Alumni legacy

Every day our alumni are giving back.

To say that we at the AACC are grateful for the time and resources they’ve dedicated to raise awareness about Asian and Asian American issues in the US and beyond is an understatement. Our alumni volunteer at Asian American events; they fund community service internships; they educate others about critical issues; they mentor undergraduates; and ultimately blaze dazzling trails for future generations of Asian and Asian American Yalies to follow.

We wish we could give each of our alumni an individual shout out but our space is limited to those who have contributed in a tangible way to making the AACC what it is today. 

Yung Wing (1854)Wing, a student from China, was the first Asian to graduate from Yale College and the first Chinese student to graduate with a BA from a college in the United States. We remember his legacy at the AACC by naming one of our living room in his honor. 

Don Nakanishi (1971) - Nakanishi is credited as an integral figure in defining Asian American studies. His critical analysis of Asian American Pacific Islander (AAPI) communities provided a framework for understanding the actual roles and experiences of AAPIs, with respect to political participation and educational access and representation.

An inspired teacher, devoted mentor, and loyal Yalie, his steadfast commitment to access, diversity, and social justice left behind a profound legacy for Yale, for the AAPI community, and for people of color all across the country.

While an undergraduate, Nakanishi co-founded the Amerasia Journal, now the preeminent journal in Asian American studies; he started Yale’s Asian American Student Association, which blazed the trail for the fifty-plus AAPI student groups on campus today at Yale; he successfully advocated for the first Asian American studies course taught at Yale; and he played an essential role in creating, building, and later directing, the world’s largest and foremost center for Asian American studies — the UCLA Asian American Studies Center. –Excerpted from “Remembering Don Nakanishi,” Elizabeth Lee for AAAYA (Photo left) 

Weili Cheng (1977) - In 2016, Cheng was appointed executive director of the Association of Yale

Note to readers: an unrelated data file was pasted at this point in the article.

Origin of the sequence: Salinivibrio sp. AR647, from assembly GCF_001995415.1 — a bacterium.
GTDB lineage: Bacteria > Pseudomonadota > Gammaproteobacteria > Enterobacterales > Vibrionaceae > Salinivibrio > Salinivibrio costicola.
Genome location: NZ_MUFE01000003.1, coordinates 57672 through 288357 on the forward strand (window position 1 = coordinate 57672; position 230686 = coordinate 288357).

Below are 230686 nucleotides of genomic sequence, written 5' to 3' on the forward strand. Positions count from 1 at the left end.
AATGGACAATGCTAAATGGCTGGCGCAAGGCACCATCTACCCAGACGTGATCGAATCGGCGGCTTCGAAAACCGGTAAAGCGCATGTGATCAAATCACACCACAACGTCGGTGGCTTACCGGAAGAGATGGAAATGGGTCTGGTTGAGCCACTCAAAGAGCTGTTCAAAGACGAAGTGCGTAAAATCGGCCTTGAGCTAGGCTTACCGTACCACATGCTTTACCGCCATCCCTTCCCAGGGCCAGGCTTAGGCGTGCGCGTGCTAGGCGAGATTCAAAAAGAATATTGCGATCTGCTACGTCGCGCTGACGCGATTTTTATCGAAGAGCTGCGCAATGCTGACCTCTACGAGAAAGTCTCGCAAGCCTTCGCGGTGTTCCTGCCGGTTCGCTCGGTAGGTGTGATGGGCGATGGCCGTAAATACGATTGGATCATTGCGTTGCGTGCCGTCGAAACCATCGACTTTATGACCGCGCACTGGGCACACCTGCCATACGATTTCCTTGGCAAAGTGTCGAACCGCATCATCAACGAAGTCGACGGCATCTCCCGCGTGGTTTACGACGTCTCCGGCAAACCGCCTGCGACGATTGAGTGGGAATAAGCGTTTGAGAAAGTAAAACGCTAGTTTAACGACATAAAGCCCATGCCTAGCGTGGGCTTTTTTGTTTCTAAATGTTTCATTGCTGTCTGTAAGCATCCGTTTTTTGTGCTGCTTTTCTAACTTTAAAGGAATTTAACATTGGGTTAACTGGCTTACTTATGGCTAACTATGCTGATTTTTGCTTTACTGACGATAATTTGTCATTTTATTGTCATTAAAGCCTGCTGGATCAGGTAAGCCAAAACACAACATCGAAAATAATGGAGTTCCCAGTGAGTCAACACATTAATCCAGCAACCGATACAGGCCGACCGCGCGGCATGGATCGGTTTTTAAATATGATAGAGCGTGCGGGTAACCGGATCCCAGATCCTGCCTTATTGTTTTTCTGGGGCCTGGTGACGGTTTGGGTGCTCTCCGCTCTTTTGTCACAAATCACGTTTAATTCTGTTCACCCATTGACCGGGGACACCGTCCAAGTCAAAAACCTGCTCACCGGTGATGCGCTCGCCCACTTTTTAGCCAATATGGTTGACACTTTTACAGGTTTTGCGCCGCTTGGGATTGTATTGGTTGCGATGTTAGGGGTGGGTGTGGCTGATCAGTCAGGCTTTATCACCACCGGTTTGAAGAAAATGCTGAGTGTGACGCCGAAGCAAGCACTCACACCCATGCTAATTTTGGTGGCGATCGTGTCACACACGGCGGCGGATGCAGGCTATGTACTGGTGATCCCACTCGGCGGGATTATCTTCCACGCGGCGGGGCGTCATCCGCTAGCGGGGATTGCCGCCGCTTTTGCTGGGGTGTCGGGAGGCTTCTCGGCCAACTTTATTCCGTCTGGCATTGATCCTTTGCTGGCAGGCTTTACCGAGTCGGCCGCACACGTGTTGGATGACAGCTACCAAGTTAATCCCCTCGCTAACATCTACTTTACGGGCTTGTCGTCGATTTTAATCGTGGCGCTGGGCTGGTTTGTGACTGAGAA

Alumni (AYA). Cheng graduated with a B.A. in philosophy and served on the AYA Board of Governors from 1986 to 1996 and as chair from 1992 to 1994 — the youngest and first female graduate of Yale College to hold that position. She has been a board member of the Yale Club of Washington, D.C., including serving as its president. She has also served as chair of the Class of 1977 Class Council, an Alumni Schools Committee volunteer, and a trustee of the Yale Library Associates.

Since 1994, she has served on the board of directors of Yale Alumni Publications, Inc., which publishes Yale Alumni Magazine. For her service to Yale, Weili was awarded the Yale Medal in 1997. She and her husband, Brad Dobeck, are also Yale parents; their son, Stephen, graduated from Yale College in 2010. –Excerpted from YaleNews (Photo right)

Nicholas Chen (1979) and Grant Din (1979)In 1978, Chen inspired Asian Americans to rally for a campus home for the Asian American Students Alliance (AASA), the first Asian American student group on campus. Their trail-blazing efforts led to a groundbreaking meeting with President Bart Giamatti and ultimately, the establishment of the AACC.

“It was our dream to have a cultural center,” said Din. “We had this dark little office in the basement of Durfee, and then a slightly larger little room in the basement of Bingham. Nick [Chen] was really smart and came up with the idea of having Giamatti come to our office, instead of us going to him.”

Chen and Din asked attendants to leave their shoes in the hallway, a traditional Asian practice. When Giamatti arrived, he was greeted by a sea of shoes. He was forced to acknowledge the discrepancy between the size of the community and the quality of the facilities. Following talks with Giamatti, the Asian American Cultural Center opened at 295 Crown St. in 1981. –Excerpted from “Space for Identity” by Alisha Jarwala for The Yale Herald 

Mary Li Hsu (1980)Hsu was a former Assistant Dean of Yale College and Director of Asian American Cultural Center from 1992 to 1999, when the number of Asian American students at Yale College rapidly grew. During Hsu’s tenure, the Asian American community at Yale evolved by growing in total size, as well as in the diversity within. Whereas in the 1970s and 1980s the community had three main groups (Chinese Americans, Japanese Americans and Korean Americans), the 1990s saw significant growth in the number of Southeast Asian Americans and South Asian Americans. 

To reflect this, students formed separate groups to celebrate their ethnic and cultural heritage. Hsu’s challenge was to allow this diversity to flourish, while at the same time encouraging unity as Asian American community. She accomplished this, in part, by allocating a significant portion of AACC’s budget to Asian American Student Association (AASA) and the various ethnic and cultural groups could share in the funding by becoming and remaining members of AASA.  “It was a social, educational and political education and exercise for the students, and they learned that without solidarity, they had no bargaining power against the University,” she said. –Excerpted from “Asian American Yale Alumni Annual Banquet,” AAAYA (Photo left)